Some Notes: The resistance values are EXACT as measured on a 1990 SNES motherboard. I also used my capacitance measuring feature and the 200 uF capacitors that are connected in series and used as a pull down, all were measured to be exactly 200 uF. So this is better than the SNES schematics which show generic values. Example: that 3000 and 5000 Ohm pull down resistor you see that I accurately measured ?? Well, the generic schematics call for a 10,000 Ohm resistor, but that's NOT what actually was used, at least, on my 1990 SNES motherboard.

Also: The NPN 2SC2412 transistor showed above that SNES engineers chose has that same exact amp'ing power as the Radioshack 2N3904, or my preferred replacement of it, the S8050! I actually desoldered an original 2SC2412 off of a spare SNES motherboard and used to to amplify my Red-Y line, then I used the 2N3904 and the S8050, I took screenshots of the same paused game with the EXACT same results! The point: there is nothing special about the SNES chosen 2SC2412 transistor!! So FYI, a good circuit for Red-Y/Blue-Y amplification is possible with standard parts here and you could get it as good as they did when it comes to Luma/Y!!

Anyhow, I will finish that schematic tech image eventually, so it should get better in time!
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NightWolve
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Re: YPbPr ouput mod for SNES consoles

Post by NightWolve » Sun Jul 28, 2013 11:22 pm

Alright, I neglected to respond to this earlier, but felt like doing so now. Sorry to get testy, but it's warranted.
kyuusaku wrote:
Pasky wrote:Hmmm maybe its possible the luma ouput is different per snes revision.
Or maybe people are creating broken "amps" due to minimal understanding of video signals, termination or transistor amplifier topologies.
Pasky's desire to slightly attenuate the native S-Video-prepared, ready-to-go Luma/Y for use with a YPbPr output mod had NOTHING to do with my Red-Y/Blue-Y amplifier circuit or ANYBODY else's that you wanna throw stones at! NOTHING! If you or ANYBODY else produced the perfect Red-Y/Blue-Y amplifier circuit, he would still be complaining that the picture seems a little bright and I believe I understand why now but that's besides the point.
kyuusaku wrote:You're missing the point; of course the encoder's output is "compliant" with a DC offset. Luma is already prepped for series source termination so it's irrelevant.
MikeMoffitt didn't miss any point. You had none, and simply wanted to reiterate that nobody here has done a good enough job of producing a Red-Y/Blue-Y amplifier circuit to your satisfaction!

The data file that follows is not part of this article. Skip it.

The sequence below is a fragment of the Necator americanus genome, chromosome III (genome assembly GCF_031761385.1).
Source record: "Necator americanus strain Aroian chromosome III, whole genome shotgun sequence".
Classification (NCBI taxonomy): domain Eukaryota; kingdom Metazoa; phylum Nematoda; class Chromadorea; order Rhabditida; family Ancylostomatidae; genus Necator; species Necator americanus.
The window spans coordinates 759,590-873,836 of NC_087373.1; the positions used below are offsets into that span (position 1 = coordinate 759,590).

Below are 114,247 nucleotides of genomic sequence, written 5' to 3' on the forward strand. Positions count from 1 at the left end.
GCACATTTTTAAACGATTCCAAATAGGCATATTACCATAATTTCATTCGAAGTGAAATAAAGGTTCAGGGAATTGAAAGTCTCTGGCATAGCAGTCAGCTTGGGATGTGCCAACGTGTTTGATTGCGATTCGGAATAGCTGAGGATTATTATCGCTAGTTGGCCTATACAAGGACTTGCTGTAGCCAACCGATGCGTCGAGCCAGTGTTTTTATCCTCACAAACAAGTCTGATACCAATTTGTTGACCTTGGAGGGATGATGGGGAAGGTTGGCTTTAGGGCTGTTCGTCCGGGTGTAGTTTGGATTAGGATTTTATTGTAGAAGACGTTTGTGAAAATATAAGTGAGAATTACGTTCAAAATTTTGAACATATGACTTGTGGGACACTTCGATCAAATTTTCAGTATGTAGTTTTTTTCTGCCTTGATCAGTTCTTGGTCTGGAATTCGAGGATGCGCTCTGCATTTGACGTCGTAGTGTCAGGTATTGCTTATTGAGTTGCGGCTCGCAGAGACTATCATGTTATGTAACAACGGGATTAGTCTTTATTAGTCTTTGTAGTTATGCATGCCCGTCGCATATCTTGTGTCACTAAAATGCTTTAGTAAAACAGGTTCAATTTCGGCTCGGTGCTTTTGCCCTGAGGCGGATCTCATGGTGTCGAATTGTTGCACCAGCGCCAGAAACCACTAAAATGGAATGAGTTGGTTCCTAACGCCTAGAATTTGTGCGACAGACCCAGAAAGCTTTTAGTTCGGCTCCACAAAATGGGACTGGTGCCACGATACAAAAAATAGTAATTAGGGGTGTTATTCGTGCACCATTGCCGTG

kyuusaku wrote:Wiring component's Y in parallel with S-video's Y does mean however that you can't leave S-video and component connected at the same time because there will be dual-loads. A simple remedy with a single resistor...
Funny thing, you could've actually been helpful here with this alleged "simple remedy" using a single resistor, but you didn't bother to actually tell us how!
kyuusaku wrote:What's really wrong is how Pb and Pr are handled, when you connect them directly a compliant signal is not what's delivered to your TV over the transmission line.
Yeah, no shit! That's what this thread is all about or should be, to come up with the best Red-Y/Blue-Y amplifier circuit. Did we really need you to reiterate that ?? How about instead you FINALLY just crack open your own SNES and dazzle us with what you could come up with ?? I can't be the only that thinks it's time for you to put up or shut up! Nobody, to my knowledge, has yet to claim that they came up with the perfect amp... People are giving it a shot. I'm sorry that they're not trained engineers for you, but tough noogies!
kyuusaku wrote:As for the Pb/Pr amp above, here's why it doesn't make any sense.
REALLY ?? No sense at all, huh ?? Just a weird buffer that serves no purpose here ?? Well, let's see about that and how much sense you actually made...
kyuusaku wrote:1) The video chip doesn't need protecting in a common-collector amplifier. The resistor actually hinders the feedback.
With his response here, he demonstrated no intellectual curiosity whatsoever! Instead of asking what this "protection" was all about, what my thinking was there (since I had arrived in the thread), he simply threw a "Hey, look at me, I say your circuit makes no sense!" type response without any kind of inquiry. I saw ego and arrogance there, didn't call him on it earlier, but am doing so now!

So, since you didn't bother to ask, how about I let you and anybody else know the thinking behind it ? Gee, what could it be ?? Well, it's not actually something that I came up with you'll be happy to know, I, not being someone with an electrical engineering background that is. Somebody WITH a background in EE actually DID, though! That would be thesteve, right here, who came up with a YPbPr circuit for NEC systems. See, there's a particular way in which a transistor breaks down. It can short, and if the collector to base junction shorts, then that would wind up applying a genuine +5 DC voltage back to what's connected to the base which is...either a Red-Y or Blue-Y pin!!! I'd rather a diode facing outward to fully block that or a 1K resistor be there should something like that ever happen!

So, I'm supposed to take your word that if that happened, the S-ENC video chip could likely handle a genuine +5 VDC being applied back to it ?? It doesn't "need" protecting ? It's about safety, and yes, perhaps overly paranoid as far as the odds of that Radioshack 2N3904 transistor of yours breaking down that way, but like you originally said on the 1st page of this thread, you care when mods involve the alteration of remaining video game stock. So, it's hilarious that you would list an attempt to protect the S-ENC chip on a system no longer manufactured as one of 4 reasons why my circuit "doesn't make any sense..."